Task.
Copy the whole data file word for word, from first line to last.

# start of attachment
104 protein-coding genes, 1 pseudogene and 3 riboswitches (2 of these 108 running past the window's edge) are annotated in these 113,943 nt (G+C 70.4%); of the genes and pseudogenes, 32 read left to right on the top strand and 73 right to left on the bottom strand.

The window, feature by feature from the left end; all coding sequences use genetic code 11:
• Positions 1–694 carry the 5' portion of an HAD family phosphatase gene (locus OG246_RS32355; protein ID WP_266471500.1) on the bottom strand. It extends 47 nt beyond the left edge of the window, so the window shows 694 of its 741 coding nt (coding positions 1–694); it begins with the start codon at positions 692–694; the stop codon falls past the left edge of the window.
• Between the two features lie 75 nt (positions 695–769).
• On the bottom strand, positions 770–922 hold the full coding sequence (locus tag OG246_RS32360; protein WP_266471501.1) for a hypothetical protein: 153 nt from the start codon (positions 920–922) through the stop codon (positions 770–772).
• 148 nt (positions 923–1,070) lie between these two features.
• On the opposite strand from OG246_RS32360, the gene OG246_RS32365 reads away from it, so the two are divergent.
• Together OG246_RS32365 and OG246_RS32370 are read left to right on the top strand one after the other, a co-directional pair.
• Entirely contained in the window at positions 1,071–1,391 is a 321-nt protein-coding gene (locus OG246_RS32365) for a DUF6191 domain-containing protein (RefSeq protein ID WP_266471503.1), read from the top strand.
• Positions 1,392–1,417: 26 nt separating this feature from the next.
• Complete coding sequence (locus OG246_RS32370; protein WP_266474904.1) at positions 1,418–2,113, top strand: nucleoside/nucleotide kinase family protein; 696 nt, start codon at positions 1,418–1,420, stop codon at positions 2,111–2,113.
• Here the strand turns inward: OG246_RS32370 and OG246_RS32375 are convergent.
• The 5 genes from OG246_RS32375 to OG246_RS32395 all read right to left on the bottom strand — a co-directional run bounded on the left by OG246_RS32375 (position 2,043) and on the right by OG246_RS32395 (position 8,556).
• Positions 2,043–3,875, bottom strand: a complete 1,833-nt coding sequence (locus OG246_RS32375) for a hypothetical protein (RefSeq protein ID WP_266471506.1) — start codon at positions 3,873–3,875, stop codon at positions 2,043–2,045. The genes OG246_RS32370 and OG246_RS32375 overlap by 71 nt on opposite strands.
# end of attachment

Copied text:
104 protein-coding genes, 1 pseudogene and 3 riboswitches (2 of these 108 running past the window's edge) are annotated in these 113,943 nt (G+C 70.4%); of the genes and pseudogenes, 32 read left to right on the top strand and 73 right to left on the bottom strand.

The window, feature by feature from the left end; all coding sequences use genetic code 11:
• Positions 1–694 carry the 5' portion of an HAD family phosphatase gene (locus OG246_RS32355; protein ID WP_266471500.1) on the bottom strand. It extends 47 nt beyond the left edge of the window, so the window shows 694 of its 741 coding nt (coding positions 1–694); it begins with the start codon at positions 692–694; the stop codon falls past the left edge of the window.
• Between the two features lie 75 nt (positions 695–769).
• On the bottom strand, positions 770–922 hold the full coding sequence (locus tag OG246_RS32360; protein WP_266471501.1) for a hypothetical protein: 153 nt from the start codon (positions 920–922) through the stop codon (positions 770–772).
• 148 nt (positions 923–1,070) lie between these two features.
• On the opposite strand from OG246_RS32360, the gene OG246_RS32365 reads away from it, so the two are divergent.
• Together OG246_RS32365 and OG246_RS32370 are read left to right on the top strand one after the other, a co-directional pair.
• Entirely contained in the window at positions 1,071–1,391 is a 321-nt protein-coding gene (locus OG246_RS32365) for a DUF6191 domain-containing protein (RefSeq protein ID WP_266471503.1), read from the top strand.
• Positions 1,392–1,417: 26 nt separating this feature from the next.
• Complete coding sequence (locus OG246_RS32370; protein WP_266474904.1) at positions 1,418–2,113, top strand: nucleoside/nucleotide kinase family protein; 696 nt, start codon at positions 1,418–1,420, stop codon at positions 2,111–2,113.
• Here the strand turns inward: OG246_RS32370 and OG246_RS32375 are convergent.
• The 5 genes from OG246_RS32375 to OG246_RS32395 all read right to left on the bottom strand — a co-directional run bounded on the left by OG246_RS32375 (position 2,043) and on the right by OG246_RS32395 (position 8,556).
• Positions 2,043–3,875, bottom strand: a complete 1,833-nt coding sequence (locus OG246_RS32375) for a hypothetical protein (RefSeq protein ID WP_266471506.1) — start codon at positions 3,873–3,875, stop codon at positions 2,043–2,045. The genes OG246_RS32370 and OG246_RS32375 overlap by 71 nt on opposite strands.